The first step toward reducing problems with butted seams is to reduce the number of butted seams. Using longer sheets (drywall is usually available up to 16-ft long) is the best way.  Also on longer walls which are often broke up with a doorway or a window, place the butt seam above a doorway or above and below a window.  This will make for shorter seams that are often partially hidden by trim work and curtains. (Note: keep the seam off the edge at least 7 inches to keep it more stable and away from mitered trim areas).Make sure you use screws and adhesive to attach the drywall to the framing at butted seams. Paper tape embedded in a setting compound will give you an even stronger seam.  Try to keep the butted seam toward the corners of walls and ceilings so they are in less conspicuous areas. The problem with butted seams is that because the ends of drywall are not beveled the taped seam is a bump.  Filling a recess is much easier than trying to blend in a bumped up area.  Also the joint is a weak joint because fasteners are usually placed to close to the edge and it is attached to a single framing member so if something moves (expands or twists) the seam will ridge or crack.Something I have been doing for years is called back blocking.  The seam is purposely placed between the framing members and attached to a specially designed piece of framing that attaches to the back of the drywall only.  The seam is pulled in slightly.  It is easy to hide and it is very stable because it is floating. www.rocksplicer.com


8.     Misaligned Framing Around Doors and Windows; Why do I sometimes have trouble fastening the drywall tight around openings?

Doors and windows are usually framed with two studs on each side and a header on the top with a 2x4 or 2x6 on the top and bottom of the header.  There really is a lot of framing material that quite often isn’t nailed together with the greatest of care.  When I attach the drywall to these areas I try to keep the screws out of the wide surface of the header to avoid pops and I also keep the screws close to the edges so they will be covered by the casing. If the framing is misaligned even as little as 1/8 of an inch the fasteners break through the drywall because it will not bend in enough.  At the corners I have even had the drywall crack when trying to screw the edges in tight because the header is not flush with the studs.


9.  Poor Nailers at Inside Corners; Why do framers give us such poor nailing at inside corners?

I usually have pretty good framing along edges of ceilings. If there is a ceiling joist within 6 inches of the edge that is all I need.  Sometimes the poorly attached scrap lumber attached to the top of the walls is difficult to attach to. It’s the nailers at the wall inside corner that really drive me crazy.  I prefer to attach my drywall with screws.  I would love to have studs 2-inches from each corner, that way I could easily use my screwgun and get the screws in straight and properly set. Sometimes when the corner is framed, one stud is nailed a little behind the other stud.  When this is done I have to make certain that the wall with the narrow edge is hung first and even then it is difficult to fasten to with a screwgun. The abutting wall then also ends up having a narrow edge to attach to. I really would like to see the studs back a couple of inches and I would bet the insulator would also.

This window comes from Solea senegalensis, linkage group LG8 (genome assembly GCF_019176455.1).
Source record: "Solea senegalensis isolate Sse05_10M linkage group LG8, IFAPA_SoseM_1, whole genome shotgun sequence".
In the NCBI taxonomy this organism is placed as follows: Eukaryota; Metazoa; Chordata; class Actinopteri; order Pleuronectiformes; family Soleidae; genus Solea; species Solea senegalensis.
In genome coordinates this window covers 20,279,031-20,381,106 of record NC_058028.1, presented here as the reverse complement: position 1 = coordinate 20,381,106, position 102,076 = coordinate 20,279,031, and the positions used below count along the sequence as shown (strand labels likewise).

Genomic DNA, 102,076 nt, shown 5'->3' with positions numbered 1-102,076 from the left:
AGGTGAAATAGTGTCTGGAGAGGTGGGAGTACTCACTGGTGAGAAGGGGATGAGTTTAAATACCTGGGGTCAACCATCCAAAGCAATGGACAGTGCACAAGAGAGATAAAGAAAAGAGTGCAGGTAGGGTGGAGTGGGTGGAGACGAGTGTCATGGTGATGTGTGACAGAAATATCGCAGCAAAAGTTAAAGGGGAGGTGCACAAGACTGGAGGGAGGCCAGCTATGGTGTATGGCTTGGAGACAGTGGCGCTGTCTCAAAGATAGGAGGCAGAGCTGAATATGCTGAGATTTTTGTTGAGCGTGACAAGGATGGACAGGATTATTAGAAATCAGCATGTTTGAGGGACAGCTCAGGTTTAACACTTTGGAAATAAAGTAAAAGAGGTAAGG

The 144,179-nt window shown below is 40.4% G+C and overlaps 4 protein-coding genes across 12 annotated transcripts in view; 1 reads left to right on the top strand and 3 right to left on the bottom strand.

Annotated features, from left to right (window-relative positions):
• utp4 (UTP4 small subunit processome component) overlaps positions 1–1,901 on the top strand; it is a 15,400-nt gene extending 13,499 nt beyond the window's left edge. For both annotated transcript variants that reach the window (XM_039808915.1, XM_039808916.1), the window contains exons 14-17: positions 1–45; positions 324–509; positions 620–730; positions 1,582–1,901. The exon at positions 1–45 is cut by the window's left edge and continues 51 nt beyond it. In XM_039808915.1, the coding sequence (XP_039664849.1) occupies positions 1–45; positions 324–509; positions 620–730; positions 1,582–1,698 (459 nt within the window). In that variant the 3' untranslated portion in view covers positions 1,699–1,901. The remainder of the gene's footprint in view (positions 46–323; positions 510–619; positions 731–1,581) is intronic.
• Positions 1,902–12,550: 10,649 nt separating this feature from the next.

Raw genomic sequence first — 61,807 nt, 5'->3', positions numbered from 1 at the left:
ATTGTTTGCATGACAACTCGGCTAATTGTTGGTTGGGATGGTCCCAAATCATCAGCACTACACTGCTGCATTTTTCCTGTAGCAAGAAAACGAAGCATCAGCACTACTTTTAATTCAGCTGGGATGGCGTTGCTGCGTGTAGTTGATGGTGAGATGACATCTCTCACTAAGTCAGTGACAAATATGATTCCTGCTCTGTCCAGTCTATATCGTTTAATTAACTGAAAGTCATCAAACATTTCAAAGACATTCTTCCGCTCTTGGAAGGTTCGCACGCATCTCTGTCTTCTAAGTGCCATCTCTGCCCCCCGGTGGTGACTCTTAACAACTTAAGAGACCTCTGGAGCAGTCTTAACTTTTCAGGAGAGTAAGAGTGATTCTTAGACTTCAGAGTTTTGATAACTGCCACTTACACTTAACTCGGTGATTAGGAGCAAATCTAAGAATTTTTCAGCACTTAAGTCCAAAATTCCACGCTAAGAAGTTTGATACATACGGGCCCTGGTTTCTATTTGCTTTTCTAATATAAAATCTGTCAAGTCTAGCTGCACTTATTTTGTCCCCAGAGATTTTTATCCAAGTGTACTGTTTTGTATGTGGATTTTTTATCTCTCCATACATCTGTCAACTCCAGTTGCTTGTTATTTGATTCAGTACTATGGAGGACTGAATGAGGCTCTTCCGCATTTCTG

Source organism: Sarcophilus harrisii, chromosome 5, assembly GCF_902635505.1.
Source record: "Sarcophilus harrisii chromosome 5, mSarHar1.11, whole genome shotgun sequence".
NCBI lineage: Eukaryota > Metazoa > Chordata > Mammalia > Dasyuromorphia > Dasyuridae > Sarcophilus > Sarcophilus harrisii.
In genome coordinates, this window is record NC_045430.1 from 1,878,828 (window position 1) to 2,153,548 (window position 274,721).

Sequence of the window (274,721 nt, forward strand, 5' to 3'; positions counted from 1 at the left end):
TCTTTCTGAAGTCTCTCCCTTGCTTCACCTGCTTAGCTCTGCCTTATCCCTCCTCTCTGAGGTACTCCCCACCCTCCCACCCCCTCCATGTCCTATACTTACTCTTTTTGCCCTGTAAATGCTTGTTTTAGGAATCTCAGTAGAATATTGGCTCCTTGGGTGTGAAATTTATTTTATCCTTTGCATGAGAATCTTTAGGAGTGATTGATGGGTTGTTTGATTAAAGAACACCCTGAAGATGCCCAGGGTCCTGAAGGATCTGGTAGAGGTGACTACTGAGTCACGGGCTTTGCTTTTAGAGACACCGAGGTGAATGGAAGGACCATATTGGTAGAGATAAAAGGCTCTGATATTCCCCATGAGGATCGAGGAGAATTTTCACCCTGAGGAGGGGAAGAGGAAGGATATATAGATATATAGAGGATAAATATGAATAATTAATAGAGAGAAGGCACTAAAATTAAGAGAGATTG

10.  Why is Having a Clean Jobsite Important Before, During, and After the Drywall Work is Done?

In most homes drywall is everywhere so the drywall contractor has to get into every room and in every corner of every room, even the closets.  The panels are long, heavy, and cumbersome. After the drywall is attached the tapers have to apply three or four coats of compound, followed by sanding.  The tapers have to have a steady hand as they stay focused on their work.  If there are tools and materials and debris scattered all over the place the quality and quantity of the work will suffer. Likewise when the drywall work is complete the next group of contractors is ready to come in and get started. They shouldn’t have to deal with drywall scrap, dropped joint compound, filled electrical boxes, and thick dust. The customer should notice the quality of the work done rather than the mess left behind.


11. Joist Hangers: I know they are important but how is the drywall contractor supposed to hide the bumps in the drywall they often create?

When I first went into the drywall business joist hangers were rarely used.  Now I see more and more of them and they can create some real problems.  I know what they are there for and that they are important, but unless it is a deck they should be flushed with the ceiling framing or maybe even left up a little .I usually span areas with beams and joist hangers because a seam in this area is difficult to hide and is more likely to crack if settling occurs.  If the hangers are low a seam in that area would definitely be ridged out.  Let’s say the low hangers are carefully located at the center of the sheet.  This still does crown the drywall down some and under certain lighting conditions may be visible.  It is also difficult to attach the center of the sheet; fasteners often pop through when installed and are more likely to pop when structural movement occurs.